The final day of the AACC conference was incongruous in the way that big conferences usually are. It had a high-profile speaker -- in this case, Colin Powell -- and it had panels relegated to Scheduling Siberia, or 7:30 in the morning on the final day. It followed Vice President Biden’s announcement of the Registered Apprenticeship College Consortium, which is intended to spread the apprenticeship model to health care and IT, with a panel on the RACC that barely mentioned health care and ignored IT altogether. So it was inclusive, but with some relegated to the margins; it was a followup, but forgetfully. You could choose your own message.
I’ll start with the good stuff. At the sendoff brunch -- once they finally set up enough tables and chairs to accommodate everybody -- they gave a series of awards to distinguished alumni of community colleges. I always enjoy those moments, since they’re reminders of why we do what we do. Dr. Toshiko Abe was the most memorable; she’s a Japanese politician who got her nursing degrees in the United States, starting at a community college in Alabama. it’s hard to imagine why an aspiring nurse in Japan would decide that what she really wants to do is attend community college in Alabama. (Her answer: “God sent me to Alabama.”) But she did, and it worked out well for her -- she got her Ph.D., and is now a member of the Japanese parliament.
The keynoter, Gen. Colin Powell, is a polished conference speaker who knows how to deliver a laugh line. He flattered the audience, testified to the importance of higher education, cracked several self-deprecating jokes, attacked the opponents of Obamacare, waxed nostalgic about growing up in the Bronx, and told a few stories about Reagan that allowed you to see the Gipper as either a Zen master or a real-life Chance the Gardener. It was a thoroughly professional performance.
Powell ended with the assertion that “optimism is a force multiplier,” claiming that exuding optimism is one of the core elements of leadership. I couldn’t help but contrast that to Jim Collins’ speech on Saturday, in which Collins quoted James Stockdale saying that the optimists were the first ones to break in prison camp. Choose your own message.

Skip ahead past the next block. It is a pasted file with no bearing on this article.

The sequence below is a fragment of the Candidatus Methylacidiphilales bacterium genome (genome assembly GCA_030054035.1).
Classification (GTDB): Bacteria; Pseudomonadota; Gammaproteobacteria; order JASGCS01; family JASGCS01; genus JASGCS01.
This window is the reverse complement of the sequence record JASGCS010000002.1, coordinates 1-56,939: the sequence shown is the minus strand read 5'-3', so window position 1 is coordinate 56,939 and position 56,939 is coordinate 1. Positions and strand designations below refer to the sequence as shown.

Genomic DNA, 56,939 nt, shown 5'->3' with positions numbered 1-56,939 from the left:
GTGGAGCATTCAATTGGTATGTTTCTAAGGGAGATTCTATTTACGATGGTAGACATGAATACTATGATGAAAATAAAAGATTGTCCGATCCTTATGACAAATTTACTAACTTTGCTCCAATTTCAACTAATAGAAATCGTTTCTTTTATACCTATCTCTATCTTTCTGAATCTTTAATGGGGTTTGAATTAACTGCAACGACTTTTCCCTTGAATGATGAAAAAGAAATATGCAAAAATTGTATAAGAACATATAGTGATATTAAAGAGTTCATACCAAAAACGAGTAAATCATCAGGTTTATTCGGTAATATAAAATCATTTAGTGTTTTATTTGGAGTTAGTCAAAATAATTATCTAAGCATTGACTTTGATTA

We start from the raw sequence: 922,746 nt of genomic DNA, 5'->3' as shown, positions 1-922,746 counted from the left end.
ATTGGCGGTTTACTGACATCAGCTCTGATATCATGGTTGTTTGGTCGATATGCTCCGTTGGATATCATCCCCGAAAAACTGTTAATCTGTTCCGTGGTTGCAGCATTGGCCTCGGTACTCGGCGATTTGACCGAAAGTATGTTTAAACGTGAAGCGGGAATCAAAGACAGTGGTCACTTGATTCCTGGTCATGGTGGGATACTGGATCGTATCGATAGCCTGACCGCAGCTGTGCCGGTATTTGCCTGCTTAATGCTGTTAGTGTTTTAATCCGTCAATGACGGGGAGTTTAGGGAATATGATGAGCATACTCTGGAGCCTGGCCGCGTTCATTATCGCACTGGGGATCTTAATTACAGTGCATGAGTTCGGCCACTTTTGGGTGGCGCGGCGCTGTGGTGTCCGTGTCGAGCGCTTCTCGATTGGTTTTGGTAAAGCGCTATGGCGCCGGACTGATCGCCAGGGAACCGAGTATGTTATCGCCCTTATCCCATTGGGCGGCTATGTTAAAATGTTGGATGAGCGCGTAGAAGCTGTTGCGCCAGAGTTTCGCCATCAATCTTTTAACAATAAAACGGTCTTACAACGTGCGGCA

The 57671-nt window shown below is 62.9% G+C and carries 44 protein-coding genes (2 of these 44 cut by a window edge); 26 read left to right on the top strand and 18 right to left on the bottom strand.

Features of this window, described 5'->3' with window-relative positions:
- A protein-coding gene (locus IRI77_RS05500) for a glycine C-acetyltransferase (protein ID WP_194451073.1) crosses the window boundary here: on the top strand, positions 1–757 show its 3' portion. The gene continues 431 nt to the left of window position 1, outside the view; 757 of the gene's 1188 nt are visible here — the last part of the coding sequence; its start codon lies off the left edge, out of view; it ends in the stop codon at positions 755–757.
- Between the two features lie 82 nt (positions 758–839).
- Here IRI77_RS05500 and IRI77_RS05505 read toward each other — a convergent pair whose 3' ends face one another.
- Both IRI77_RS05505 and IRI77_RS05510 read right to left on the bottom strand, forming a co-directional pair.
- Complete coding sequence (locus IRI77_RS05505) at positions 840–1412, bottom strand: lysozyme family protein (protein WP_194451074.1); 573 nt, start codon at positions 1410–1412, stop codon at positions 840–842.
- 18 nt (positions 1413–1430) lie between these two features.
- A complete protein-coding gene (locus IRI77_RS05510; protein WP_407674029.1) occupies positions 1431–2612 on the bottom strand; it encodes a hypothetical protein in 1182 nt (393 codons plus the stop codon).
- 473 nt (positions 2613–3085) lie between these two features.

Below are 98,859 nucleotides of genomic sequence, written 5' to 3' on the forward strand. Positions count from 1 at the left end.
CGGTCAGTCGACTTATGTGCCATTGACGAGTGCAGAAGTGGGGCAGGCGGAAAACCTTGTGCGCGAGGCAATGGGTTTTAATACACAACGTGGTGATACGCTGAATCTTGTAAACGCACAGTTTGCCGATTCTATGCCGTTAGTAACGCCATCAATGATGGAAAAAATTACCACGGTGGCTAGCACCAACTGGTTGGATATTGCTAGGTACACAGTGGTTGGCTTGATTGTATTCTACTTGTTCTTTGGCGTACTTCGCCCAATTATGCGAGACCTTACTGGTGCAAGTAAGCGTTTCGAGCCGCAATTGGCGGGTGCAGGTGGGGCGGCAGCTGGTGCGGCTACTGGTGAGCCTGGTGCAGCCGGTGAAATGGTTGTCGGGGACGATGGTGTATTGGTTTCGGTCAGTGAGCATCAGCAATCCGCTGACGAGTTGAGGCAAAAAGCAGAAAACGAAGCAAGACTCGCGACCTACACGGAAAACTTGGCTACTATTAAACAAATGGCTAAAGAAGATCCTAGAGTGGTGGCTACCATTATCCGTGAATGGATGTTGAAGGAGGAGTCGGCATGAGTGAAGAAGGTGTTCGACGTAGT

Even the scheduling sent mixed messages.
My intrepid colleagues from HCC were bumped by Biden to Tuesday at 7:30, but they went ahead gamely and did an upbeat and funny presentation to a diminished audience. The time-shift effectively deprived everyone else of a discussion that many would have found valuable. (I’m sure the same could be said of everyone else who got bumped to that slot, as well.) They were included, but in a timeslot that defeated the purpose. Maybe if they could have replaced the comedian...
The subsequent panel on the RACC was much better attended, and I have to give it credit for surprising me. After Biden’s talk, in which he plugged the RACC by name, I assumed that the room would be bursting with people curious to hear about how you apply apprenticeships to the IT industry.
Not so much. The room was full, but small, and the panelists spoke almost entirely about construction trades. (I’ve heard the word “pipefitter” more in the last three days than in the last three years.) It was as if everyone had tacitly agreed to ignore what Biden had actually said. Not that that’s always a bad idea, of course. I heard some grumbling about his crack about “sleeping with a community college professor every night. The same one.” But people don’t usually forget proposals as clear as the IT one.
Still, the session had value. The highlight there came during the q-and-a, when someone asked about the percentage of students in the various apprenticeship programs who were women. In every case, the answer was less than five percent. I filed that nugget, since men over 25 have consistently proven the most difficult demographic to attract. (Locally, over 70 percent of our students over age 25 are female.) If there’s a way to structure a program that draws adult men, it’s worth some thought. That wasn’t the angle they intended, but you get to choose your own message.
Back to campus, where theories that sound so easy and great in presentations confront messy reality, and students choose their own messages every single day. I choose to believe that we’ll do right by them.